The book emphasized Genghis Khan’s religious tolerance and reproduced a text of the Mongolian Law of Religious Freedom, which Pétis de la Croix had stressed was the first law of Genghis Khan. As presented in this biography, the Mongol law was a general law offering freedom, in very simple words, for everyone of every faith. In 1777, one year after the drafting the Declaration of Independence, Thomas Jefferson translated its lofty words into specific legislation when he composed America’s first law of religious freedom for his native state of Virginia.
Weatherford draws attention to the similarity of wording between the Pétis de la Croix, who said that Mongol law forbade anyone
to disturb or molest any person on account of religion and desired that everyone should be left at liberty to profess that which pleased him the best…
and the 1777 Virginia law that prescribed
That no man shall … suffer on account of his religious opinions or belief; but that all men shall be free to profess … their opinions in matters of religion.
But proof that Jefferson cribbed the lines is elusive: Weatherford does not point to any direct connection, such as an explicit reference by Jefferson, that he drew inspiration from the book. He states that the “elegance and simplicity” of the wording of Genghis Khan’s religious freedom law in Genghizcan, “attracted Jefferson’s attention”, but the claim is unreferenced. It’s a fascinating conjecture, but it must perhaps remain that.
Even had Jefferson found “a simple, concrete example of how to implement religious freedom”, the lines are Pétis de la Croix’s, a Frenchman writing at the beginning of the Enlightenment, and in English translation, no less. Weatherford has, furthermore, engaged in some selective editing, for the original passage is hedged with an important condition: the phrase quoted is bookended in the original by
Il fut ordonné de croire qu’il n’y a un seul Dieu Createur du Ciel et de la terre…
… pourvû qu’on crût qu’il n’y avait qu’un seul Dieu.
That is, one could believe what one liked as long as “there be but one God”, as the translation has it.
Not being an expert in early 18th-century footnoting conventions (the copy in Google Books dates from 1710), it is unclear which were Pétis de la Croix’s sources, but he places “Rubruquis” (William of Rubruck), “Carpin” (Giovanni da Pian del Carpine) and “Marco Polo” in the margin, i.e. European sources. If the passage had indeed, as Weatherford says, made its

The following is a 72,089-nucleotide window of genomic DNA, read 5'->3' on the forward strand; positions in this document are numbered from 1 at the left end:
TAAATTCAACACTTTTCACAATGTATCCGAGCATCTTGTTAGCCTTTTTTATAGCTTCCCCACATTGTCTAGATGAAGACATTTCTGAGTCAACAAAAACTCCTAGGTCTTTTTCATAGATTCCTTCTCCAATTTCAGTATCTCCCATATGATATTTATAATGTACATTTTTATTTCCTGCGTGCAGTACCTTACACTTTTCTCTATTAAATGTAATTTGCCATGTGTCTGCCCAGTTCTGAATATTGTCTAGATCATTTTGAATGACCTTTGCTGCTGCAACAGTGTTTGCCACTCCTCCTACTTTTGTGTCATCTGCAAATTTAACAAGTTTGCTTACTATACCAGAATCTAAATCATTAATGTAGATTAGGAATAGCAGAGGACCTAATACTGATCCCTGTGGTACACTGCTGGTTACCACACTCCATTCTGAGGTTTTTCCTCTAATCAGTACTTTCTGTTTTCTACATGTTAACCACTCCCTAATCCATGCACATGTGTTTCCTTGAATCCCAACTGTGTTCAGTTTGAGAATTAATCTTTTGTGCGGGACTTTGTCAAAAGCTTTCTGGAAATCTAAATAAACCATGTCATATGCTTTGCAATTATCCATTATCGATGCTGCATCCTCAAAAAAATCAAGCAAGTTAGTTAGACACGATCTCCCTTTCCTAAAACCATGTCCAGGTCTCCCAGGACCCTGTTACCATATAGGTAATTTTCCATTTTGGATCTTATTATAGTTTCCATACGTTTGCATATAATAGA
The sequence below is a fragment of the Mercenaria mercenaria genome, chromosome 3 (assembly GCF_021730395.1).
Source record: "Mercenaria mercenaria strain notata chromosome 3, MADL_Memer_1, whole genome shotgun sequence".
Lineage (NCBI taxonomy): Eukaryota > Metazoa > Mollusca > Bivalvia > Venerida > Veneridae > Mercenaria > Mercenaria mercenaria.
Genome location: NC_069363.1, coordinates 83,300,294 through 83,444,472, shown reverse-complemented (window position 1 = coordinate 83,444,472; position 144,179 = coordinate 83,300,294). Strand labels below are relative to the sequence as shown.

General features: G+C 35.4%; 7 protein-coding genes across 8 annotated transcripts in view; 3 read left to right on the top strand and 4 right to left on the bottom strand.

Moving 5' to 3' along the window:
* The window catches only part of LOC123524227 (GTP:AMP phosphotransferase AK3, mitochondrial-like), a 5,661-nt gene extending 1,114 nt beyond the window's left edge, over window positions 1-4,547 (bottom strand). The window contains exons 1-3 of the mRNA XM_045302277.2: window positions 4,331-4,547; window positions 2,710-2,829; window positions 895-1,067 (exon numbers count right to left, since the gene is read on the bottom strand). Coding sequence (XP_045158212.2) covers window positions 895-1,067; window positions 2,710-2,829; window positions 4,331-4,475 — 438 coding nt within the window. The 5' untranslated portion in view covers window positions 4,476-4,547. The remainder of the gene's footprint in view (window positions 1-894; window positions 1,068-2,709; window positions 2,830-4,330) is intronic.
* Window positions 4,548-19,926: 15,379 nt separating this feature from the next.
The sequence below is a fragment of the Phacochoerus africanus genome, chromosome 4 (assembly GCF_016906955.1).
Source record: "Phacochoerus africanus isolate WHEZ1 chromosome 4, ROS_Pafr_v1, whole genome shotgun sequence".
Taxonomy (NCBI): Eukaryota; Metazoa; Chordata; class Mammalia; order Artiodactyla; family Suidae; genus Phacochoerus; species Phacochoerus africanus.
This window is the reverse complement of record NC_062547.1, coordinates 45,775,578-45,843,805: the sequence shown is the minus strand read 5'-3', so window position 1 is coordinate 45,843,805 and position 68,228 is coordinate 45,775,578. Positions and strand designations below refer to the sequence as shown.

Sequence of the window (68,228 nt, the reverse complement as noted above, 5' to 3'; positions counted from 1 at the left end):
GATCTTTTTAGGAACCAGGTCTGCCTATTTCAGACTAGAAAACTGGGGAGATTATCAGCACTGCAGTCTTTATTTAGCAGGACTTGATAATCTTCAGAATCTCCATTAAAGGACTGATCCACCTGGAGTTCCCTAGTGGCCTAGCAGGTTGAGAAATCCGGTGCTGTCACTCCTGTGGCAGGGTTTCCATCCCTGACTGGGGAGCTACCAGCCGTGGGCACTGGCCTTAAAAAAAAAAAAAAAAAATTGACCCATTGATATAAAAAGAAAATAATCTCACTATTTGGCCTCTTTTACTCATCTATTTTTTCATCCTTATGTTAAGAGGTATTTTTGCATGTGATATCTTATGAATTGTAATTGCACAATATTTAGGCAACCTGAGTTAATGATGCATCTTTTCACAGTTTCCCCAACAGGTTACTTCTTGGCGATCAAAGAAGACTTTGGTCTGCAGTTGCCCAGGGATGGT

way from Central Asia to the United States, translated from Mongolian into Persian, then Turkish, French and finally English…
the evidence is not immediately apparent in the source. So while Genghis Khan’s religious tolerance itself seems to be in little doubt, if Jefferson did indeed pick up Pétis de la Croix’s wording, it is a considerable stretch to attribute it, even indirectly, to Genghis Khan.
There is much about the Mongols that is fascinating on its own terms: Genghis Khan went about structuring society in ways—religious tolerance among them—that can seem centuries ahead of their time. Weatherford dedicates at least 90% of this very readable book to precisely this. However, while the attempt to link 13th-century steppe practices with 18th-century American thought is interesting, it perhaps does a disservice to both.
It is probably impossible at this distance to know exactly whence Genghis Khan’s religious tolerance derives—Weatherford connects it to both to Tengrism and Genghis Khan’s encounters with religious strife as his empire expanded. He derides Genghis’s successors for involving themselves in inter-religious debates and competition. In other words, Weatherford’s book makes the case that Genghis Khan promulgated separation of church and state more for reasons of governance than philosophical principle.
Mongolian official tolerance, indeed, did not extend to religion being used as justification for opposition to the state. It was a kind of freedom of religion closer to that accepted in countries nearer to Genghis Khan’s homeland that what presumably prevails in the United States.